WORKING. Hailing from Rhode Island, here's an extremely exciting new group, with a quartet formed by John and Catherine Kolodij, whose previous projects include Aura'd and The Best Wishes, joined by friends Matthew Derby and Mary-Kim Arnold. They just released a debut, digital single on Shelflife Records entitled 'More Weight', announcing they are currently preparing a full length album scheduled for 2015. Three promising tunes of noise pop, C-86 style, recalling Black Tambourine or Velocity Girl, as addictive as the summer season. Great, huge expectations, keep WORKING that good!  

Thursday, August 14, 2014

The Bloodbuzzed Jukebox 20

August, summer time, holidays...but here's our TOP TEN playlist, with several exciting tunes we are enjoying the most lately. This week we bring you some bands that have already captivated us as The Death of Pop, Tape Waves or Ex Hex (second or third song for them in our Jukebox) and also indispensable bands as our beloved Allo Darlin'. As always we introduce you new discoveries as Trust Fund, Cancers or Lily & Madeleine. It's also available at the Blog's soundcloud, so please Join Us!

Direct links to the previous Jukebox weeks
Week 1      Week 8        Week 15 
Week 2      Week 9        Week 16
Week 3      Week 10      Week 17   
Week 4      Week 11      Week 18  
Week 5      Week 12      Week 19
Week 6      Week 13
Week 7      Week 14

Welcome to the Jukebox!

Sunday, August 10, 2014

Discoverer 99: new indie findings

We are very close to reach a milestone in our 'Discoverer' series. But before that special moment arrives, here are three unmissable proposals for your ears only!

Tape Waves. Let me introduce you to the Weldin's music, one of the nicest surprises reaching my inbox since this Blog was created. Jarod and Kim Hart Weldin hail from Charleston, South Carolina, and their first tunes surfaced just last year, with a self-titled summer EP, announcing more wonders about to come. After a 7" single featuring Stay All Night /Looking at the Sun' this May, since the end of July we can enjoy their debut album 'Let You Go', out via Bleeding Gold Records. Delicate, whispered dream-pop that looks, smells, feels, (I'm sure you can taste and touch it too) and sounds like the most peaceful sunny afternoon. Think on Real Estate jangling guitars fronted by an ethereal, echoing female voice (sometimes Kim vocals seem to be floating in the breeze). This is what sunshine pop should mean. This is a no-brainer: among the records of the year.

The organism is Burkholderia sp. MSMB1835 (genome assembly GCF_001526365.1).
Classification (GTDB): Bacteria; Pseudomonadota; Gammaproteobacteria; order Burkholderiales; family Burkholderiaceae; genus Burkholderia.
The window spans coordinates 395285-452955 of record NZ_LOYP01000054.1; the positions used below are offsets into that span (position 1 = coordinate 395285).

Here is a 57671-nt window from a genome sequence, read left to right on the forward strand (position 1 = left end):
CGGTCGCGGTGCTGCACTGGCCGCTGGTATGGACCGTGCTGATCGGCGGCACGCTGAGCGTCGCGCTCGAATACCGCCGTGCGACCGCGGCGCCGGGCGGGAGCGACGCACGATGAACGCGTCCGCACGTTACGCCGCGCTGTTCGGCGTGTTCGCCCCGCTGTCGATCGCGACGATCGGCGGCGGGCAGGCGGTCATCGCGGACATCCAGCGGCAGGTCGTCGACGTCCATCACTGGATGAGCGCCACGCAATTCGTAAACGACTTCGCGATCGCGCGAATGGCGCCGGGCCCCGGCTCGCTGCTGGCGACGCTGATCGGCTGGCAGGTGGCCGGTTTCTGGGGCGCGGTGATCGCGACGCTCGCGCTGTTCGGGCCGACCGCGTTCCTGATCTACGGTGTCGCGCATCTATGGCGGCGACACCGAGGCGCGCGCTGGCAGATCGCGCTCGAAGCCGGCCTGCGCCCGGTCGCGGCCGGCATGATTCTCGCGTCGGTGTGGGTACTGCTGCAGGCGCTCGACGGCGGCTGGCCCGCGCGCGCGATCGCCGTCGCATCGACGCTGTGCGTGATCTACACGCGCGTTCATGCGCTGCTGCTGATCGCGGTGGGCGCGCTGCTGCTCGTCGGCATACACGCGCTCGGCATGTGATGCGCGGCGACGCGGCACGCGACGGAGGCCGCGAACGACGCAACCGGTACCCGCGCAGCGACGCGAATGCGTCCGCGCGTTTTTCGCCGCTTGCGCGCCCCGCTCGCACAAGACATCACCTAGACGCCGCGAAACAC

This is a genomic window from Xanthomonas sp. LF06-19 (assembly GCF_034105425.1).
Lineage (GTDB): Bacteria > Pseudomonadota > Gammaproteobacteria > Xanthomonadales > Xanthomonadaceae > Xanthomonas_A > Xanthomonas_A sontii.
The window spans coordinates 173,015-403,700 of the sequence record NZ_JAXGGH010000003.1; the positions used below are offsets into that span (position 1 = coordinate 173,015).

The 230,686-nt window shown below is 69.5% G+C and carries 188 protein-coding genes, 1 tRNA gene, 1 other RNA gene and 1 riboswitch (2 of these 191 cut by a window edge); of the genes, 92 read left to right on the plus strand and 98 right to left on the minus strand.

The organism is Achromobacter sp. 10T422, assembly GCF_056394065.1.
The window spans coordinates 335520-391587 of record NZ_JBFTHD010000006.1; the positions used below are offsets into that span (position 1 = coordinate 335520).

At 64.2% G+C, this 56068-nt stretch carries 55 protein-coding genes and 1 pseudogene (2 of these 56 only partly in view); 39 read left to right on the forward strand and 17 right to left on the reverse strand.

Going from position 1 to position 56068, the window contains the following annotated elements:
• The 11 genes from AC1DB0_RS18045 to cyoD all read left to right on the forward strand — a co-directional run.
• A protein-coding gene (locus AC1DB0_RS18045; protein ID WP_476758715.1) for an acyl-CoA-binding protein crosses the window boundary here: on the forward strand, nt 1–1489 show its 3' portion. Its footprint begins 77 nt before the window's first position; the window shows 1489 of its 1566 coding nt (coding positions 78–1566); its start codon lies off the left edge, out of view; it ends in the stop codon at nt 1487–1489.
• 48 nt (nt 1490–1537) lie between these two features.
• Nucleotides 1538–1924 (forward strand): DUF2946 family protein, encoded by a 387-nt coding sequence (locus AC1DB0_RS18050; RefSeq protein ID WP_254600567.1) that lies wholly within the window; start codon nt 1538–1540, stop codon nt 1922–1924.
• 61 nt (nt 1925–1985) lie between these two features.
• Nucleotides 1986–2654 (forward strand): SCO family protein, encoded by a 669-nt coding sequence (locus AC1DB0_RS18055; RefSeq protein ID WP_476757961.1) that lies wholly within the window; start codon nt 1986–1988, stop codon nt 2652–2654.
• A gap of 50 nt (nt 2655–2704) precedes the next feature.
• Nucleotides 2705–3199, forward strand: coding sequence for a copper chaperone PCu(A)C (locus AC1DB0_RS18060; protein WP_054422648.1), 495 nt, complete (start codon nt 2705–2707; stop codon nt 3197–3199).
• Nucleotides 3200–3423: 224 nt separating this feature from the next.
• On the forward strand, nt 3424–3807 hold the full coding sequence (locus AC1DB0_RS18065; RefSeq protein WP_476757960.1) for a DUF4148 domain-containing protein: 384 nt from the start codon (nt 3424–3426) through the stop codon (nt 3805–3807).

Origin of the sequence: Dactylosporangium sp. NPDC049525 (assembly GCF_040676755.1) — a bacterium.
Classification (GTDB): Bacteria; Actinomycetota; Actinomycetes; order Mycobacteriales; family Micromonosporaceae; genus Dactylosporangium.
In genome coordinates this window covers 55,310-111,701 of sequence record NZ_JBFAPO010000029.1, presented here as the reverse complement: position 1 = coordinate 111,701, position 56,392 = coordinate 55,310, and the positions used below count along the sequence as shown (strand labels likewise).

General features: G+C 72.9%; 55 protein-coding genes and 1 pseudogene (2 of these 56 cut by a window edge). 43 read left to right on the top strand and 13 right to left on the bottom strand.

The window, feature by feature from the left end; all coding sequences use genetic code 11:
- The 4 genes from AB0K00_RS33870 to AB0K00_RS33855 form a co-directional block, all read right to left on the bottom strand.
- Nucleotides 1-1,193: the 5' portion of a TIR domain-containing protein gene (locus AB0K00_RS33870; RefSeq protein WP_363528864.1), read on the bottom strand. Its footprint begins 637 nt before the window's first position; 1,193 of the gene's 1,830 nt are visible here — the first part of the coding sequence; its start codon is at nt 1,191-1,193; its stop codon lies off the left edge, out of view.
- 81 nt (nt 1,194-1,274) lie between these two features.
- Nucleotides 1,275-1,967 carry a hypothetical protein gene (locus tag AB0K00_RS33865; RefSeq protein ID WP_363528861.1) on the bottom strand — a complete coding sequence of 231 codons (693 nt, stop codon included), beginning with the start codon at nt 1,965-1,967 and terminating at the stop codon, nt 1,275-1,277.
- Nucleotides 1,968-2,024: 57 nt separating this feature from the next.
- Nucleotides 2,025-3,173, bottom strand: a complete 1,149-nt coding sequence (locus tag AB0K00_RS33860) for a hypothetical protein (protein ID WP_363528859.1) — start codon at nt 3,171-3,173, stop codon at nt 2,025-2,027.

Thee AHs. Another discovery thanks to Indietracks. Hailing from Vancouver, Canada, the band started around high school 2011, when guitarist-composer Davinia Shell joined singer and illustrator Sarah Lowenbot and drummer Mareesa Holmes. Completed with bassist Ridley Bishop, they self-released their two first albums, 'Thee AHs Nation' in September 2011 and “Future Without Her” in February 2013. Their prolific career so far includes tours across their country, the States and, their recent first UK tour, a change in their line-up, with Dan On replacing Bishop on bass, and the arrival of third LP, 'Corey’s Coathangers', out since March via Jigsaw Records and Birdtapes. Self-defining their sound as black bubblegum pop, Thee AHs do intriguing, adventurous in-your-face pop, one in which the sugar often masks twisted subjects and sinuous, frantic structural shifts, fuelled with Lowenbot's malleable honey vocals. Pretty unique.
The Artisans. Hailing from North East England, between Newcastle and the (their definition, not mine) thick smog of Hartlepool, this quartet formed at the end of 2013, but they are not newcomers into this "business": frontman Kevin 'The Nearly Man' McGrother has a very extensive career in bands like Just Like Alice, Tickety Boo or solo, releasing via several indiepop labels, while the rest of the band played in Pale Man Made and Uncle Monty. The buzz around the combo has just begun in the form of radio airplay and the support from Frankie & The Heartstrings. Something logic considering the four tunes (considered demos despite their unstoppable strength) we can enjoy to date. Jangly, with that timeless 80s feel, and immediately catchy songs honouring the best of traditions and its more than apt name. We just want more!

Saturday, August 9, 2014

The Bloodbuzzed Jukebox 19

Better late than never (you never know when a wedding is going to end) here's our TOP TEN playlist, with several exciting tunes we are enjoying the most lately. This week "illustrious veterans" and Blog "beloved bands" make most of the playlist, completed with new discoveries. And of course, it's also available at the blog's soundcloud, so please Join Us!

Direct links to the previous Jukebox weeks
Week 1      Week 8        Week 15 
Week 2      Week 9        Week 16
Week 3      Week 10      Week 17   
Week 4      Week 11      Week 18 
Week 5      Week 12
Week 6      Week 13
Week 7      Week 14

Welcome to the Jukebox!

Thursday, August 7, 2014

These Go to 11: interviewing The Swapsies

This day had to arrive! After meeting them at Indietracks (one of the highlights of the Festival without a doubt), Huw & Andrew, main composers of The Swapsies, one of the Blog favourite bands, take part in our questionnaire series. As expected, here's one of the funniest and charming These Go to 11 we ever had!

Huw Spink & Andrew Warhurst, The Swapsies
Best spoonball squad ever. Period